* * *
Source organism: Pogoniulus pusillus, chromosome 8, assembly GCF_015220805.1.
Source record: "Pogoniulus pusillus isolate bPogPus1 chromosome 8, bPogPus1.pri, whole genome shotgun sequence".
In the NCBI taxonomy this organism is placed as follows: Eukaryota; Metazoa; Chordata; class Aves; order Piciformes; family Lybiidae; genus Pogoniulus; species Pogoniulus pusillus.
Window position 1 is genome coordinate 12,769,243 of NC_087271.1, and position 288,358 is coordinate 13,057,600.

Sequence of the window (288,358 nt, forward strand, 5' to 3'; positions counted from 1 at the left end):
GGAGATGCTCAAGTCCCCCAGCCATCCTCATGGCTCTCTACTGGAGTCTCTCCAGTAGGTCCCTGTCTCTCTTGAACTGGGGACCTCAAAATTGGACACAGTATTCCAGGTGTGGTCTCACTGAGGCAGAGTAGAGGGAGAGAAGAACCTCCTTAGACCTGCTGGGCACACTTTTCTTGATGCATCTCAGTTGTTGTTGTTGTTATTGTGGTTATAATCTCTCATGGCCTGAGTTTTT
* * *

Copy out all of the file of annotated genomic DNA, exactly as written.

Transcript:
Source organism: Pogoniulus pusillus, chromosome 8, assembly GCF_015220805.1.
Source record: "Pogoniulus pusillus isolate bPogPus1 chromosome 8, bPogPus1.pri, whole genome shotgun sequence".
In the NCBI taxonomy this organism is placed as follows: Eukaryota; Metazoa; Chordata; class Aves; order Piciformes; family Lybiidae; genus Pogoniulus; species Pogoniulus pusillus.
Window position 1 is genome coordinate 12,769,243 of NC_087271.1, and position 288,358 is coordinate 13,057,600.

Sequence of the window (288,358 nt, forward strand, 5' to 3'; positions counted from 1 at the left end):
GGAGATGCTCAAGTCCCCCAGCCATCCTCATGGCTCTCTACTGGAGTCTCTCCAGTAGGTCCCTGTCTCTCTTGAACTGGGGACCTCAAAATTGGACACAGTATTCCAGGTGTGGTCTCACTGAGGCAGAGTAGAGGGAGAGAAGAACCTCCTTAGACCTGCTGGGCACACTTTTCTTGATGCATCTCAGTTGTTGTTGTTGTTATTGTGGTTATAATCTCTCATGGCCTGAGTTTTT